Winterhilfswerk (WHW) The Most Precious Gem that a Sacrificing German Can Oversee Handout, 1935-1936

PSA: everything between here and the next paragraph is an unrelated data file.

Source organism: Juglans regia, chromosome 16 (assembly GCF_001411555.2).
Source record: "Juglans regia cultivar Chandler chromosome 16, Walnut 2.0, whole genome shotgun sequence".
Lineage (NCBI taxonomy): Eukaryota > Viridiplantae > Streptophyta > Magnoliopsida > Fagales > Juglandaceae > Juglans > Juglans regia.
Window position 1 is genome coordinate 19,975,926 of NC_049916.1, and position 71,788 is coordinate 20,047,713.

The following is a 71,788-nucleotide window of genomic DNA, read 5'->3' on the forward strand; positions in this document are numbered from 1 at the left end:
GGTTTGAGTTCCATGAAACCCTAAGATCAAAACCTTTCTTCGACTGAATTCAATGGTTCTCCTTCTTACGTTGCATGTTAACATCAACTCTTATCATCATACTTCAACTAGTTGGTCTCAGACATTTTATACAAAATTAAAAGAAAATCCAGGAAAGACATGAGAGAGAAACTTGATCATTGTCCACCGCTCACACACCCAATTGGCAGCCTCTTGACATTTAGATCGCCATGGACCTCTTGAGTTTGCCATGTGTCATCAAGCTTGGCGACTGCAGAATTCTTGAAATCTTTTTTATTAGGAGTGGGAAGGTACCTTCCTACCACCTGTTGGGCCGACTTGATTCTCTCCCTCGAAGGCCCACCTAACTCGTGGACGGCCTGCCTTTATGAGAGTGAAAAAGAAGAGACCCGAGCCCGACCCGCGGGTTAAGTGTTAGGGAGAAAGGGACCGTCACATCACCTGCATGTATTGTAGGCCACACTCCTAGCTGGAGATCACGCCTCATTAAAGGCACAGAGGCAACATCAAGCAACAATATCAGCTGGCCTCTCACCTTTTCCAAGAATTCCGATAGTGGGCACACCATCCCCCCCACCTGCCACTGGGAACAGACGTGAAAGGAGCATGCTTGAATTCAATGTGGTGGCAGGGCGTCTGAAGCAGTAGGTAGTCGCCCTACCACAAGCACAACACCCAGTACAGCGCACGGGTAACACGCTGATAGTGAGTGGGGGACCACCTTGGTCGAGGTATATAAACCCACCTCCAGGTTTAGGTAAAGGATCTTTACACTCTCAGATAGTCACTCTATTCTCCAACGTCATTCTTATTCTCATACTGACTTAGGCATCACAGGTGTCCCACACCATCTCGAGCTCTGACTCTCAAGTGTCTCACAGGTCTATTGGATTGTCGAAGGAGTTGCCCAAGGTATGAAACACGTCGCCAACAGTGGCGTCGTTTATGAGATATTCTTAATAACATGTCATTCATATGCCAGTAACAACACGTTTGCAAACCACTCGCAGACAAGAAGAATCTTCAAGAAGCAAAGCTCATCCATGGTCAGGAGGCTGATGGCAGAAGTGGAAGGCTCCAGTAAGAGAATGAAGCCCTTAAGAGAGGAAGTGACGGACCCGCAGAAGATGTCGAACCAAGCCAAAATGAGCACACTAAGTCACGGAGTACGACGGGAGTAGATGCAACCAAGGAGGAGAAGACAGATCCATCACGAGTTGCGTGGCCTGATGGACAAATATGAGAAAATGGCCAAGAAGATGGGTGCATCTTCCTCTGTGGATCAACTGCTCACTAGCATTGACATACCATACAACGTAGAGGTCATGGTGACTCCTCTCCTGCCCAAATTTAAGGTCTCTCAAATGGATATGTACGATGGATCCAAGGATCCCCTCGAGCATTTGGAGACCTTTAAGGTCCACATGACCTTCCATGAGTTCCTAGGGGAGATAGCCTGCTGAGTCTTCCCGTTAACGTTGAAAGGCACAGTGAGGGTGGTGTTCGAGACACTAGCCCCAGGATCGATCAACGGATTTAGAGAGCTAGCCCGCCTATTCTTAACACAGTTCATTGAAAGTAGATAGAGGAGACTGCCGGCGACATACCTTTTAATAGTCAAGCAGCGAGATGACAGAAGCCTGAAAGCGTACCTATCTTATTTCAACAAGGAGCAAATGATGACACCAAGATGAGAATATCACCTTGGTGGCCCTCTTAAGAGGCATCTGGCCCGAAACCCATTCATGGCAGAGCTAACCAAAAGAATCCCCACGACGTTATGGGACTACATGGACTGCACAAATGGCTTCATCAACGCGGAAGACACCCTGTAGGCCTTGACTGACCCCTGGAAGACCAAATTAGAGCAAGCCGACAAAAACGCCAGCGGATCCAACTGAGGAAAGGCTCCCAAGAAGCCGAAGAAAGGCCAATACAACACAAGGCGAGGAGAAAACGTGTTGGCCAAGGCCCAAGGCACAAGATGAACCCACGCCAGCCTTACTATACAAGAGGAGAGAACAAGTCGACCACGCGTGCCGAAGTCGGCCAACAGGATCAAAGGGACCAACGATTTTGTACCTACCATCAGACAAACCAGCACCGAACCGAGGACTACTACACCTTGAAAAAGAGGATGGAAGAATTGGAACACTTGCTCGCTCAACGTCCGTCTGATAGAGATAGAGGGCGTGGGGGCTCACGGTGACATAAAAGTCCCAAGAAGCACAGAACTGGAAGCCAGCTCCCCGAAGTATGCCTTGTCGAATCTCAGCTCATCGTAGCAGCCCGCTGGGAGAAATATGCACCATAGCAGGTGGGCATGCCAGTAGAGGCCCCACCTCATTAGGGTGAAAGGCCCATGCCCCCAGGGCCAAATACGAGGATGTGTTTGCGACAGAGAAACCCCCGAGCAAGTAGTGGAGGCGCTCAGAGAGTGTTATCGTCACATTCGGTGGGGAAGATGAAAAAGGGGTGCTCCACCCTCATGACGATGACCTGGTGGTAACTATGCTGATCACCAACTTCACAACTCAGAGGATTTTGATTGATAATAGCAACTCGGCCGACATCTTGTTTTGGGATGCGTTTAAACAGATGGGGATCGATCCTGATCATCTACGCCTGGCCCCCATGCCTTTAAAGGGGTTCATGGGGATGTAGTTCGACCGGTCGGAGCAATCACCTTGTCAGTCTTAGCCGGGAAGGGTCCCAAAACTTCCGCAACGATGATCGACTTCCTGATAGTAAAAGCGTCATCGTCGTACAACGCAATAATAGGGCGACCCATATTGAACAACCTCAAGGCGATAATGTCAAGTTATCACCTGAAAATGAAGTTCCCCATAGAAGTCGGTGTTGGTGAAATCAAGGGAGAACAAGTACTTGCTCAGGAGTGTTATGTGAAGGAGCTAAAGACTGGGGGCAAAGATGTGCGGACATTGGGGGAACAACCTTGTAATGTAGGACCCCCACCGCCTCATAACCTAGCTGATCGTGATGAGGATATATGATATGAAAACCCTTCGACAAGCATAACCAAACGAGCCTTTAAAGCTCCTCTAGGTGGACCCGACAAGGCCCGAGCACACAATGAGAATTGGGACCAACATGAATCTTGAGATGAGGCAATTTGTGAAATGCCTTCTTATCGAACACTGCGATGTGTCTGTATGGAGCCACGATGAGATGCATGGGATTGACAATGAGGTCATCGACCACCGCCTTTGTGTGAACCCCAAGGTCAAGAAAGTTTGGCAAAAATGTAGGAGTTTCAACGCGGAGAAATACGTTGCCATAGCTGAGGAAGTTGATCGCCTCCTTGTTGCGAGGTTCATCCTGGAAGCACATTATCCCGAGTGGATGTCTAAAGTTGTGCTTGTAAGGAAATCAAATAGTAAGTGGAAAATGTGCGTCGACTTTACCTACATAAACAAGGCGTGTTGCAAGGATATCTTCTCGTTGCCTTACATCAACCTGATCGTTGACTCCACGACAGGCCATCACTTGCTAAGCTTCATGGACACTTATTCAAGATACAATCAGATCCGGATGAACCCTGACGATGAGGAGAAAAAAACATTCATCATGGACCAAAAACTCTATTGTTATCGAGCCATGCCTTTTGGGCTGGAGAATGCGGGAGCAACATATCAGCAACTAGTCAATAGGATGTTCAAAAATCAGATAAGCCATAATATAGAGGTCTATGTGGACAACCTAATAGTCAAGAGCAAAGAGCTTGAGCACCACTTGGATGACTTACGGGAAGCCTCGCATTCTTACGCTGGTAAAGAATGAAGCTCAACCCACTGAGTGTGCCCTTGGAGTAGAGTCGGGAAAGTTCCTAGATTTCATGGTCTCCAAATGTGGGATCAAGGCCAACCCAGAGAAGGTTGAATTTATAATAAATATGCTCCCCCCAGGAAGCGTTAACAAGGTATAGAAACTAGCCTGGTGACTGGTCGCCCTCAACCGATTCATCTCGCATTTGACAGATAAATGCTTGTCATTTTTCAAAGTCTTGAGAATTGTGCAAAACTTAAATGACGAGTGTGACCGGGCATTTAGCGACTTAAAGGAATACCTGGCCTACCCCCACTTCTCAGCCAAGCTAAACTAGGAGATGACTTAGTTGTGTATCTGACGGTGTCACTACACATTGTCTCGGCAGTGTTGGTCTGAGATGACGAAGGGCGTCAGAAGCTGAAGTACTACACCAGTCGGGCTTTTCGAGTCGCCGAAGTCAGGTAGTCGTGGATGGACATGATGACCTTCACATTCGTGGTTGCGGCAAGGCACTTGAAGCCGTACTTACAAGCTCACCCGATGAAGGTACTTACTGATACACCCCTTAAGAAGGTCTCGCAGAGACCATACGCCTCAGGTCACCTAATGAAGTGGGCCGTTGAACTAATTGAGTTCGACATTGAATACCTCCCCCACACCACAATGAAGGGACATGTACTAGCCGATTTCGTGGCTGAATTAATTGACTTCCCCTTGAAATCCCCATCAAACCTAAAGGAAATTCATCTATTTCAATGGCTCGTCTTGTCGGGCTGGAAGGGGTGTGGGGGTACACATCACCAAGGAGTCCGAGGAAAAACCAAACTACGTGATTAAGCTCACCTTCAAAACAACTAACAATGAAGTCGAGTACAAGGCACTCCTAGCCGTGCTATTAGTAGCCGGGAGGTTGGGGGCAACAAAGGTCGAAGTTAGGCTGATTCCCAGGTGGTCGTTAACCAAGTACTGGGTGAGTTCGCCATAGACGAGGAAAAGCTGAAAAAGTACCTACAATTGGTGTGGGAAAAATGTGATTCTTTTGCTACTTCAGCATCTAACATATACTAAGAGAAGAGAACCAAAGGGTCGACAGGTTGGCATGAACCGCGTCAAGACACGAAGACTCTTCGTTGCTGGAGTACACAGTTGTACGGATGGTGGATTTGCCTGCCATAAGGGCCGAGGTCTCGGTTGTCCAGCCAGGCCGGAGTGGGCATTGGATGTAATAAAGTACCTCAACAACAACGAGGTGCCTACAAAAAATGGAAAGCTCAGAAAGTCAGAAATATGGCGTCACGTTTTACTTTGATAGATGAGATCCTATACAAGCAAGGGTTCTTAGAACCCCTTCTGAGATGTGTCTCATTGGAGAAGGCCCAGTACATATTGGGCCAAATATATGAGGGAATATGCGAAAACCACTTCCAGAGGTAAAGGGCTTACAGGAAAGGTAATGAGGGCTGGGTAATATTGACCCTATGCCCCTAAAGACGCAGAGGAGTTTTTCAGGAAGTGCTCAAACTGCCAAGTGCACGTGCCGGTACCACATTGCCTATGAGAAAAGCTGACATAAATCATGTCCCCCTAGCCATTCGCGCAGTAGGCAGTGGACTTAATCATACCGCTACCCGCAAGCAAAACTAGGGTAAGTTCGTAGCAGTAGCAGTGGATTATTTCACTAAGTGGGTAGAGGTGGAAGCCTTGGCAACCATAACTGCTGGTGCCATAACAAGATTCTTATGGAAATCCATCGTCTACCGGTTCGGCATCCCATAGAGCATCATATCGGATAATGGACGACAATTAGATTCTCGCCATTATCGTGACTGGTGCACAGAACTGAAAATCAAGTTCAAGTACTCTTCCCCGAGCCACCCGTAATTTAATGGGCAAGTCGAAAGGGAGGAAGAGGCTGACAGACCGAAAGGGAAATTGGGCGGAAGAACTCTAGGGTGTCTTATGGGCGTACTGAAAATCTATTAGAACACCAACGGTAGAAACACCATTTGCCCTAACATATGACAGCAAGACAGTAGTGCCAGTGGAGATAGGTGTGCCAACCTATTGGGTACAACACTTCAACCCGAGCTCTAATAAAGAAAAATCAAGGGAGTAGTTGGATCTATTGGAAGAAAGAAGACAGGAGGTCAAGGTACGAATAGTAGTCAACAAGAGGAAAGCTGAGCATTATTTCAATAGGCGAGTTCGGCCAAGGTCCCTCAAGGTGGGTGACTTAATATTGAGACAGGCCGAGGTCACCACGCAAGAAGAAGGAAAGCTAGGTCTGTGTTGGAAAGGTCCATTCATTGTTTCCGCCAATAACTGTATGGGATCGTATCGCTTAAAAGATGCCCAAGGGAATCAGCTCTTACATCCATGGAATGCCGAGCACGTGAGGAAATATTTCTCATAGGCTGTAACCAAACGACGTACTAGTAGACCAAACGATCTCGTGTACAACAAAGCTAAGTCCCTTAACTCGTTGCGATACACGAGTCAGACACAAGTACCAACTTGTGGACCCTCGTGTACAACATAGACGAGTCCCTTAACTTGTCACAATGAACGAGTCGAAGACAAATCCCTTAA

Winterhilfswerk (WHW) The Most Precious Gem that a Sacrificing German Can Oversee Handout, 1935-1936 - Printed in four-colour ink on a thick paper stock, 75 mm x 134 mm each, layered separation on the reverse from previous mounting, near extremely fine. Footnote: The Winterhilfswerk (WHW = Winter Help Work) was an annual drive by the Nationalsozialistische Volkswohlfahrt (the National Socialist People’s Welfare Organization) to help finance charitable work. Its slogan was "None shall starve nor freeze". The drive was originally set up under the government of Heinrich Bruning in 1931, though Hitler would later claim sole credit. It ran from 1933-1945 during the months of October through March, and was designed to provide food, clothing, coal, and other items to less fortunate Germans during the inclement months. As part of the centralization of Nazi Germany, posters urged people to donate rather to give directly to beggars. The "Can Rattlers", as they became known, were relentless in their pursuit of making sure every good German citizen gave their share to the WHW. In fact those who "forgot" to give had their names put in the paper to remind them of their neglect. Neighbours, and even family members were encouraged to whisper the names of shirkers to their block leaders so that they could persuade them to do their duty.